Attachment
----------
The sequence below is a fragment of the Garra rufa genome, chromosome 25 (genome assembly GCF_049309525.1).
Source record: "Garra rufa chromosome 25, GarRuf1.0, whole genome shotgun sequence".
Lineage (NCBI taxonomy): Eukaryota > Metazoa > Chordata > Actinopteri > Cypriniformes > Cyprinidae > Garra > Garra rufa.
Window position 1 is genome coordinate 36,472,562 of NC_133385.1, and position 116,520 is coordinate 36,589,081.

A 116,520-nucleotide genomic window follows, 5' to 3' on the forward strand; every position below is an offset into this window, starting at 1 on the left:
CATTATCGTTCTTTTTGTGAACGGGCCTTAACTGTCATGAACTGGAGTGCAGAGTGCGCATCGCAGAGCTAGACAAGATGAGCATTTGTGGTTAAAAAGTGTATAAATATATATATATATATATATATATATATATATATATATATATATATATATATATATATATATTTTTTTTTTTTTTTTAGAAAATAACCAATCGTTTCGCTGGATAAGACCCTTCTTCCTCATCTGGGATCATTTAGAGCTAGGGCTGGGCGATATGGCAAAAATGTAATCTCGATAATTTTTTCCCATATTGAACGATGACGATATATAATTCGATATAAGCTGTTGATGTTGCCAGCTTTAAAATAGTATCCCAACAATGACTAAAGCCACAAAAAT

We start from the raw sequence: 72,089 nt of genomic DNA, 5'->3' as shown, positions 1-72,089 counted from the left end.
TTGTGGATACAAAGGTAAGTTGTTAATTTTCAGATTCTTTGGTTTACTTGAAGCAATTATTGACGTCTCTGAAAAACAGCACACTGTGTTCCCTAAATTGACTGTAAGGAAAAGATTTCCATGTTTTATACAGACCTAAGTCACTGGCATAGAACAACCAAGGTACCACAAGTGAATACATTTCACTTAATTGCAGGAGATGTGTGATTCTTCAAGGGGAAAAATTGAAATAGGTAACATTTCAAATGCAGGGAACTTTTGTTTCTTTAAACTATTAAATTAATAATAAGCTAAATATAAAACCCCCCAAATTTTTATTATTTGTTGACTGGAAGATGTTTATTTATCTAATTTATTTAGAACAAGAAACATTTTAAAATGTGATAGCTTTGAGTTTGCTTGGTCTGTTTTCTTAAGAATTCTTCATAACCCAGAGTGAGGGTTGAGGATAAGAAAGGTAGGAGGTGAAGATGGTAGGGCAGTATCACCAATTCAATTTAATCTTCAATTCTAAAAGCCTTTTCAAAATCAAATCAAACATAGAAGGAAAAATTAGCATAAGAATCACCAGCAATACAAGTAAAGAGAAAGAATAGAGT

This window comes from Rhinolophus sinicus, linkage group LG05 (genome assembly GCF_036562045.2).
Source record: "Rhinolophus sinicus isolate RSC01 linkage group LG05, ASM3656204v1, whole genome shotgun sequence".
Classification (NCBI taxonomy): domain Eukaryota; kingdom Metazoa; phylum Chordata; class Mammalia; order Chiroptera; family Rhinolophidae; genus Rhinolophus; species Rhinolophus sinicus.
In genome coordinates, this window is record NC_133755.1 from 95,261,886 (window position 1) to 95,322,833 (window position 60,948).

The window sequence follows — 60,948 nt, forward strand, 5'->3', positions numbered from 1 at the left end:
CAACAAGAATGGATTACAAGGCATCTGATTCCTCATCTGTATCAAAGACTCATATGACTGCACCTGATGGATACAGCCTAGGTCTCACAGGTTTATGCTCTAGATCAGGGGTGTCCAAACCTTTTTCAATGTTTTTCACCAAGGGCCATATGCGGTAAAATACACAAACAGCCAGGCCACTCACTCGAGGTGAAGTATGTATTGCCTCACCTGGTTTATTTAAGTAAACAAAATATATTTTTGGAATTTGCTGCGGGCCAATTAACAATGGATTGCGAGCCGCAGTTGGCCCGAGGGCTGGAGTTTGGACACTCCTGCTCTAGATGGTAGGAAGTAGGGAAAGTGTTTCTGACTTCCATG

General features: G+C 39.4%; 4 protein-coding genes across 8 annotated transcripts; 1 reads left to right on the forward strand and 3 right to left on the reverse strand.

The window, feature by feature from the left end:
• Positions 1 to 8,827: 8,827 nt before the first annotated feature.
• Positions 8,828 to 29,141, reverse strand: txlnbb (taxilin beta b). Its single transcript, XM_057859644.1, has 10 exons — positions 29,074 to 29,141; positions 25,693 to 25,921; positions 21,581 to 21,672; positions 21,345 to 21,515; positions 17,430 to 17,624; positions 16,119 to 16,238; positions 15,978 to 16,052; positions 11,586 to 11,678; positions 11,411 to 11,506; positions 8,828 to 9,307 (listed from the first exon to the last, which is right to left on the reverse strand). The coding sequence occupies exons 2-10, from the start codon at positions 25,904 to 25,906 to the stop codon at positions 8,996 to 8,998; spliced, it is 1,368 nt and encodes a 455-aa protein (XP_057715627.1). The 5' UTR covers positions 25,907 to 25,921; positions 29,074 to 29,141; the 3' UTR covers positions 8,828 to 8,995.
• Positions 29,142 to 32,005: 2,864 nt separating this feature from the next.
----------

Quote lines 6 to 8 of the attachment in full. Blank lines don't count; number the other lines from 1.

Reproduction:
CATTATCGTTCTTTTTGTGAACGGGCCTTAACTGTCATGAACTGGAGTGCAGAGTGCGCATCGCAGAGCTAGACAAGATGAGCATTTGTGGTTAAAAAGTGTATAAATATATATATATATATATATATATATATATATATATATATATATATATATATATATATATATTTTTTTTTTTTTTTTAGAAAATAACCAATCGTTTCGCTGGATAAGACCCTTCTTCCTCATCTGGGATCATTTAGAGCTAGGGCTGGGCGATATGGCAAAAATGTAATCTCGATAATTTTTTCCCATATTGAACGATGACGATATATAATTCGATATAAGCTGTTGATGTTGCCAGCTTTAAAATAGTATCCCAACAATGACTAAAGCCACAAAAAT

We start from the raw sequence: 72,089 nt of genomic DNA, 5'->3' as shown, positions 1-72,089 counted from the left end.
TTGTGGATACAAAGGTAAGTTGTTAATTTTCAGATTCTTTGGTTTACTTGAAGCAATTATTGACGTCTCTGAAAAACAGCACACTGTGTTCCCTAAATTGACTGTAAGGAAAAGATTTCCATGTTTTATACAGACCTAAGTCACTGGCATAGAACAACCAAGGTACCACAAGTGAATACATTTCACTTAATTGCAGGAGATGTGTGATTCTTCAAGGGGAAAAATTGAAATAGGTAACATTTCAAATGCAGGGAACTTTTGTTTCTTTAAACTATTAAATTAATAATAAGCTAAATATAAAACCCCCCAAATTTTTATTATTTGTTGACTGGAAGATGTTTATTTATCTAATTTATTTAGAACAAGAAACATTTTAAAATGTGATAGCTTTGAGTTTGCTTGGTCTGTTTTCTTAAGAATTCTTCATAACCCAGAGTGAGGGTTGAGGATAAGAAAGGTAGGAGGTGAAGATGGTAGGGCAGTATCACCAATTCAATTTAATCTTCAATTCTAAAAGCCTTTTCAAAATCAAATCAAACATAGAAGGAAAAATTAGCATAAGAATCACCAGCAATACAAGTAAAGAGAAAGAATAGAGT